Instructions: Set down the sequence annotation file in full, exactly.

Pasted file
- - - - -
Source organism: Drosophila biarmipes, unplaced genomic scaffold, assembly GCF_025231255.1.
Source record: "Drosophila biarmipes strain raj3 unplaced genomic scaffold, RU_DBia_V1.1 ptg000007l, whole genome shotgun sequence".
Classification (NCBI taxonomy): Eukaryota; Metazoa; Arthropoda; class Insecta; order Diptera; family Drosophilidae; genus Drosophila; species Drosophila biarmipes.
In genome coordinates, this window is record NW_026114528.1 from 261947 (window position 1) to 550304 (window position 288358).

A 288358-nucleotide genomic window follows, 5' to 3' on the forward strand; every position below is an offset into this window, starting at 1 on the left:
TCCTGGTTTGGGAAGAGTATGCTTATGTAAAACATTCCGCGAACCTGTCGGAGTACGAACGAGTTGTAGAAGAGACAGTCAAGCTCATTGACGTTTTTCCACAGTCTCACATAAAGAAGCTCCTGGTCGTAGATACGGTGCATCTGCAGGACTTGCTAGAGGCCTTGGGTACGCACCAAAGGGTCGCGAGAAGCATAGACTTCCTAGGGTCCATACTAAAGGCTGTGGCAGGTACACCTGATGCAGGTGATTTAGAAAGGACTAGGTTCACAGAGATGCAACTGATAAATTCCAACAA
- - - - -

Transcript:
Source organism: Drosophila biarmipes, unplaced genomic scaffold, assembly GCF_025231255.1.
Source record: "Drosophila biarmipes strain raj3 unplaced genomic scaffold, RU_DBia_V1.1 ptg000007l, whole genome shotgun sequence".
Classification (NCBI taxonomy): Eukaryota; Metazoa; Arthropoda; class Insecta; order Diptera; family Drosophilidae; genus Drosophila; species Drosophila biarmipes.
In genome coordinates, this window is record NW_026114528.1 from 261947 (window position 1) to 550304 (window position 288358).

A 288358-nucleotide genomic window follows, 5' to 3' on the forward strand; every position below is an offset into this window, starting at 1 on the left:
TCCTGGTTTGGGAAGAGTATGCTTATGTAAAACATTCCGCGAACCTGTCGGAGTACGAACGAGTTGTAGAAGAGACAGTCAAGCTCATTGACGTTTTTCCACAGTCTCACATAAAGAAGCTCCTGGTCGTAGATACGGTGCATCTGCAGGACTTGCTAGAGGCCTTGGGTACGCACCAAAGGGTCGCGAGAAGCATAGACTTCCTAGGGTCCATACTAAAGGCTGTGGCAGGTACACCTGATGCAGGTGATTTAGAAAGGACTAGGTTCACAGAGATGCAACTGATAAATTCCAACAA